Char * to String .. What i'm doing wrong ?

Hi there !

I’m trying to convert a array of chars to a String…

sending “Linear” to SetType()

void SetType(char * type) {

  Serial.print("Char Type : ");
  Serial.println(type);
  
  String tempString = String(type);

  Serial.print("String Type : ");
  Serial.println(tempString);
}

The console result :

Char Type : <Type>Linear
String Type :

the string convertion don’t work…
i’m missing something ?

thanks

Good job with code tags on your first posting. Not such a good job with providing complete code.

When I use the function you posted like this

void setup() {
  Serial.begin(115200);
  //either form of declaration is ok
  //char* type_parameter = "<Type>Linear";
  char type_parameter[] = "<Type>Linear";
  SetType(type_parameter);
}
void loop() {}

void SetType(char * type) {
  Serial.print("Char Type : ");
  Serial.println(type);
  String tempString = String(type);
  Serial.print("String Type : ");
  Serial.println(tempString);
}

I see this in the monitor

Char Type : Linear
String Type : Linear

What is the complete context of what you are tying to do?
Why do you need to convert the character array to a String?

Given there are some issues using Strings, why do you want to convert them?

Hey thanks for the quick answers,

i don’t posted all the code because i’ts long…

but i’m explain my context :

i’m receiving commands via Serial and i need to parse them into string to do some text replacement.
The Char replacement is tricky so i try to convert it to string.

i use this code to read Com port and put it to “receivedChars” … (basic)

void recvWithEndMarker() { // check if serial is available & save data to "receivedChars"
  static byte ndx = 0;
  char endMarker = '_'; // set the end marker of the line
  char rc;

  while (Serial.available() > 0 && newData == false) {
    rc = Serial.read();

    if (rc != endMarker) {
      receivedChars[ndx] = rc;
      ndx++;
      if (ndx >= numChars) {
        ndx = numChars - 1;
      }
      //Serial.println(receivedChars);
    }
    else {
      receivedChars[ndx] = '\0'; // terminate the string
      ndx = 0;
      newData = true;
    }
  }
}

My main rooting section :

void MainFunctionRooting() { // The main function use prefixes to root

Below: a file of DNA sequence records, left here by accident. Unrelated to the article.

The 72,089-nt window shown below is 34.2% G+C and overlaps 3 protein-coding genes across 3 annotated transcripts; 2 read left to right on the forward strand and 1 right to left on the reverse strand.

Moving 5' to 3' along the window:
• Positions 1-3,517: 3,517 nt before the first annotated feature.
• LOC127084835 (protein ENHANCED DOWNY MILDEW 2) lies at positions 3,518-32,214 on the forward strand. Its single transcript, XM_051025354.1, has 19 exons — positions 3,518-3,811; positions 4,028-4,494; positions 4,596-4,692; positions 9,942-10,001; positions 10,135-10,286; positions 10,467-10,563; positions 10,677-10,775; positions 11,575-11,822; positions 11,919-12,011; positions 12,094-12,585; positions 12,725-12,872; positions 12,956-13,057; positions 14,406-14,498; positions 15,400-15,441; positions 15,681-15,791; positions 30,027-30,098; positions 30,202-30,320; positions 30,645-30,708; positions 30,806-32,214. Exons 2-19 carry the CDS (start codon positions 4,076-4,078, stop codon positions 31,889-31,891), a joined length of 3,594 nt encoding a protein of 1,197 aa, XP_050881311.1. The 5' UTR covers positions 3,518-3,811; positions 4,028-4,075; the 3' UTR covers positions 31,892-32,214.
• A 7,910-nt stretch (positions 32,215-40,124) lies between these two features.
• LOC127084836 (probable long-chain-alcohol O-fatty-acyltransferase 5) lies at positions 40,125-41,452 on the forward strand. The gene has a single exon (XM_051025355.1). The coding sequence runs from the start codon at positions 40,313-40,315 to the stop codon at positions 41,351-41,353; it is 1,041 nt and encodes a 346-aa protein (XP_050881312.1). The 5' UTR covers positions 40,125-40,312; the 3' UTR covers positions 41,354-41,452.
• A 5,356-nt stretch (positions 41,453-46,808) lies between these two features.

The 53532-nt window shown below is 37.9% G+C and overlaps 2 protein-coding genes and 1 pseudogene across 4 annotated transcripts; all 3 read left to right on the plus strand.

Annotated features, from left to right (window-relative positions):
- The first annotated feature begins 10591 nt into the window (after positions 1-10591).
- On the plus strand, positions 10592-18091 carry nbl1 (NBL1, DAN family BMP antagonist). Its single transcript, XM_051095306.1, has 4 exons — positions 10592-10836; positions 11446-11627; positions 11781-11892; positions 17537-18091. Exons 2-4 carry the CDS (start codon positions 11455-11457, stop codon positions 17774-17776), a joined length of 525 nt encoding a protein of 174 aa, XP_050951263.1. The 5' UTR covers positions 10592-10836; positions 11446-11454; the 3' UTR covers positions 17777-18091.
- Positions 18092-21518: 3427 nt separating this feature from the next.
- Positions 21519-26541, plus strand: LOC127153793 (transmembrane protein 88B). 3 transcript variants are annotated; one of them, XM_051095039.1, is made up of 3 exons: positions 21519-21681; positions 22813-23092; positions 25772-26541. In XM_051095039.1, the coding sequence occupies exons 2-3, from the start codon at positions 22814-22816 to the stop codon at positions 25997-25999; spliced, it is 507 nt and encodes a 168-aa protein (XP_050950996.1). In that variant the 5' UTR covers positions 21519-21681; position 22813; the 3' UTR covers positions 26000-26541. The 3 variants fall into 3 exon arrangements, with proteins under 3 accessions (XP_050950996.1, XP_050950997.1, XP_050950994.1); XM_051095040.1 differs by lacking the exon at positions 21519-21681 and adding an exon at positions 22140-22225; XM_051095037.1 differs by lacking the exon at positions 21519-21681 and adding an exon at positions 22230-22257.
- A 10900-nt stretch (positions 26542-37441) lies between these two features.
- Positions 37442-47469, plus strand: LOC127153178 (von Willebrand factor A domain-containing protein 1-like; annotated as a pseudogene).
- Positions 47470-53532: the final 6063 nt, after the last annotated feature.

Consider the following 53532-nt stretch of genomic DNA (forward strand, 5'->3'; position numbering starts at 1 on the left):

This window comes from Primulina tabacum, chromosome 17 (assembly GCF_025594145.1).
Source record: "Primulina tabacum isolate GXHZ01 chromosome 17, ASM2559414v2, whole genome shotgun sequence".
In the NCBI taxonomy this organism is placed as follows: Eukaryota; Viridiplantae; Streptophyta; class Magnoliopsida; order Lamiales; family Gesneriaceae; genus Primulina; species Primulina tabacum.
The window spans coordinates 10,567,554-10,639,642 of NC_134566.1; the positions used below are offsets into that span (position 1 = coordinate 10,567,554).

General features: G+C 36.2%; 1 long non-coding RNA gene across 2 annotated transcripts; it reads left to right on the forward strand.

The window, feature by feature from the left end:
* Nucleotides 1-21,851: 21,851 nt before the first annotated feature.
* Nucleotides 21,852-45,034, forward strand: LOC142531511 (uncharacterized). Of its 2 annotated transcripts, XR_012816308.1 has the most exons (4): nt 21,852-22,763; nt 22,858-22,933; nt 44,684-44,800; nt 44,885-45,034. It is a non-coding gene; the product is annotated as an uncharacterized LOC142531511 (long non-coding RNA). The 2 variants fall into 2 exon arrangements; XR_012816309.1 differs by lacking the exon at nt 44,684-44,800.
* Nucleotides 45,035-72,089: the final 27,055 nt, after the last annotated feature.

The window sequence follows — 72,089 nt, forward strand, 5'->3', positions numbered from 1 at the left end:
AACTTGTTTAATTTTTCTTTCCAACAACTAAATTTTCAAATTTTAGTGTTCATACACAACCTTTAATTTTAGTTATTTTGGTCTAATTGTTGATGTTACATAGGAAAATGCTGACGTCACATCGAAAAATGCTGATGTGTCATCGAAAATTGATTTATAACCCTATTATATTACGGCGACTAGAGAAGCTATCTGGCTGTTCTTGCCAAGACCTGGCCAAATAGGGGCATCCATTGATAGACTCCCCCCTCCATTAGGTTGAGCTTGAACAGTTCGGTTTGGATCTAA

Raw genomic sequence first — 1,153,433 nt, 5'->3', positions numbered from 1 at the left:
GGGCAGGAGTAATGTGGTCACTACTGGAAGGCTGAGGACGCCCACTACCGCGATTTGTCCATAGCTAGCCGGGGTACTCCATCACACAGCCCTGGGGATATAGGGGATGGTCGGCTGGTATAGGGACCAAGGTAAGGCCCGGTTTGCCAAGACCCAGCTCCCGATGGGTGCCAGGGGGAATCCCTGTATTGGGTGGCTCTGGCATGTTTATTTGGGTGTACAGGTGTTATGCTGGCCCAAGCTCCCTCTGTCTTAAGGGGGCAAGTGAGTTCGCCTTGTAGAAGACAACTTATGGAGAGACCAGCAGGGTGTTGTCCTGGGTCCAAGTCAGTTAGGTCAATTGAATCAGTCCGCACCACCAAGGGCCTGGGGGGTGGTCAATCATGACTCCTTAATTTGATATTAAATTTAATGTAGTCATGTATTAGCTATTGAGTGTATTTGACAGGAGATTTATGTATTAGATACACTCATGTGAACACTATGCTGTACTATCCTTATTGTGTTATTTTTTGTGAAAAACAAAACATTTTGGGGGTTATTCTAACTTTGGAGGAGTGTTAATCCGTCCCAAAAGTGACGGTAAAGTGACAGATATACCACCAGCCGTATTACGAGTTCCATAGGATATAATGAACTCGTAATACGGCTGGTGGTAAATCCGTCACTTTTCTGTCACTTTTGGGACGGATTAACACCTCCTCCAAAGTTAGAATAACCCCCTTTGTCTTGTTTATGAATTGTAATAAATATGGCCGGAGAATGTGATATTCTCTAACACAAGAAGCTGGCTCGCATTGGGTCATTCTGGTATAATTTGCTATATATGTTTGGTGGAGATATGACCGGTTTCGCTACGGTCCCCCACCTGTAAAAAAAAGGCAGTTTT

if (newData == true) {
    
   
    if (StrContains(receivedChars, "<X-Pulse v1>")) {
      parseData();
    }
    newData = false;
    
  }

And next :

void parseData() {      // split the data into its parts

  char * strtokIndx; // this is used by strtok() as an index

  strtokIndx = strtok(tempChars, ",");     // get the name part - the string
  Serial.print("Name : ");
  Serial.println(strtokIndx);

  strtokIndx = strtok(NULL, ",");     // get the Type part - the string
  
  SetType(strtokIndx );}

and the final section :

void SetType(char * type) {

  Serial.print("Char Type : ");
  Serial.println(type);
 
  String tempString = String(type);

  Serial.print("String Type : ");
  Serial.println(tempString);
}

i don't posted all the code because i'ts long...

You can always attach code to the post. Better yet is to make an MCVE which is a minimal complete example which can be run to verify the problem. Many times you will come to a solution when trying to create the minimal example.

What exactly is being entered from the Serial monitor?

i'm receiving commands via Serial and i need to parse them into string to do some text replacement.
The Char replacement is tricky so i try to convert it to string.

You will be better off figuring out the character array (c-string) methods for char location and replacement then getting involved with Strings on a small memory microprocessor.

Would this work for you?

void recvWithEndMarker() { // check if serial is available & save data to "receivedChars"
  static byte ndx = 0;
  char endMarker = '_'; // set the end marker of the line
  char rc;

  while (Serial.available() > 0 && newData == false) {
    ndx = Serial.readBytesUntil('_', receivedChars, sizeof(receivedChars) - 1);  // Save room for null
    receivedChars[ndx] = '\0';                                                   // Make is a string...
    newData  = true;
  }
}

I’m not sure why you’ve made ndx a static, unless you are trying to fill the string in “chunks”.

To Econjack :

no not working… added some print to see the result :

void recvWithEndMarker() { // check if serial is available & save data to "receivedChars"
  static byte ndx = 0;
  char endMarker = '_'; // set the end marker of the line
  char rc;

  while (Serial.available() > 0 && newData == false) {
    ndx = Serial.readBytesUntil('_', receivedChars, sizeof(receivedChars) - 1);  // Save room for null
    receivedChars[ndx] = '\0';                                                   // Make is a string...

    String tempString(receivedChars);
    Serial.print("test : " + tempString);

    newData  = true;
  }
}

Console result:

test :

to CattleDog :

exactly the serial line received is :

<X-Pulse v1>,<Type>Linear,<Frequency>440-500,<Rate>10-20,<Duration>1000,<ADSR>1,1

in attachment the code…

SerialTest.ino (10.4 KB)

<X-Pulse v1>,<Type>Linear,<Frequency>440-500,<Rate>10-20,<Duration>1000,<ADSR>1,1

The Char replacement is tricky so i try to convert it to string.

I don’t see in the complete code where there is “replacement”. Can you explain more.

So far, this all looks straight forward to read as you are doing, parse with strtok, and manipulate what you want without using the String class.